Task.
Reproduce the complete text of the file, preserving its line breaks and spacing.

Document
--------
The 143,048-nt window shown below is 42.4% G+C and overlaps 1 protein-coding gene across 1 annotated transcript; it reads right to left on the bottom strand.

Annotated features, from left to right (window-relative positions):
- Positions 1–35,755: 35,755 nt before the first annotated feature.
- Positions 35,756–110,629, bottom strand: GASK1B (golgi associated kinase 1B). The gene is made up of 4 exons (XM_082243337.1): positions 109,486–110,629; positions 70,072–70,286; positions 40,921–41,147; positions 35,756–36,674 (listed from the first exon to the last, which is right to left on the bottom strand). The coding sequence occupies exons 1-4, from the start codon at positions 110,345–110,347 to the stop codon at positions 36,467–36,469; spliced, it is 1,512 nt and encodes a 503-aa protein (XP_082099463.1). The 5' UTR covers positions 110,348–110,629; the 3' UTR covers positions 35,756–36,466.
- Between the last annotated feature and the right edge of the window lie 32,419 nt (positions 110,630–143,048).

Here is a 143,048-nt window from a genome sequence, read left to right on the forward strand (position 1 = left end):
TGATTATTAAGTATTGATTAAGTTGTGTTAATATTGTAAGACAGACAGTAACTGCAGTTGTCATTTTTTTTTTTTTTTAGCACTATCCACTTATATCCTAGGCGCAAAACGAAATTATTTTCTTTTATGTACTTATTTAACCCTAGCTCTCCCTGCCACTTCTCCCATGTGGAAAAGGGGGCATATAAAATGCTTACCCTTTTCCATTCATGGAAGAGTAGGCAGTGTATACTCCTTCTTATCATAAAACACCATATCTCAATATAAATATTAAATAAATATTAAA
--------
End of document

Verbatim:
The 143,048-nt window shown below is 42.4% G+C and overlaps 1 protein-coding gene across 1 annotated transcript; it reads right to left on the bottom strand.

Annotated features, from left to right (window-relative positions):
- Positions 1–35,755: 35,755 nt before the first annotated feature.
- Positions 35,756–110,629, bottom strand: GASK1B (golgi associated kinase 1B). The gene is made up of 4 exons (XM_082243337.1): positions 109,486–110,629; positions 70,072–70,286; positions 40,921–41,147; positions 35,756–36,674 (listed from the first exon to the last, which is right to left on the bottom strand). The coding sequence occupies exons 1-4, from the start codon at positions 110,345–110,347 to the stop codon at positions 36,467–36,469; spliced, it is 1,512 nt and encodes a 503-aa protein (XP_082099463.1). The 5' UTR covers positions 110,348–110,629; the 3' UTR covers positions 35,756–36,466.
- Between the last annotated feature and the right edge of the window lie 32,419 nt (positions 110,630–143,048).

Here is a 143,048-nt window from a genome sequence, read left to right on the forward strand (position 1 = left end):
TGATTATTAAGTATTGATTAAGTTGTGTTAATATTGTAAGACAGACAGTAACTGCAGTTGTCATTTTTTTTTTTTTTTAGCACTATCCACTTATATCCTAGGCGCAAAACGAAATTATTTTCTTTTATGTACTTATTTAACCCTAGCTCTCCCTGCCACTTCTCCCATGTGGAAAAGGGGGCATATAAAATGCTTACCCTTTTCCATTCATGGAAGAGTAGGCAGTGTATACTCCTTCTTATCATAAAACACCATATCTCAATATAAATATTAAATAAATATTAAA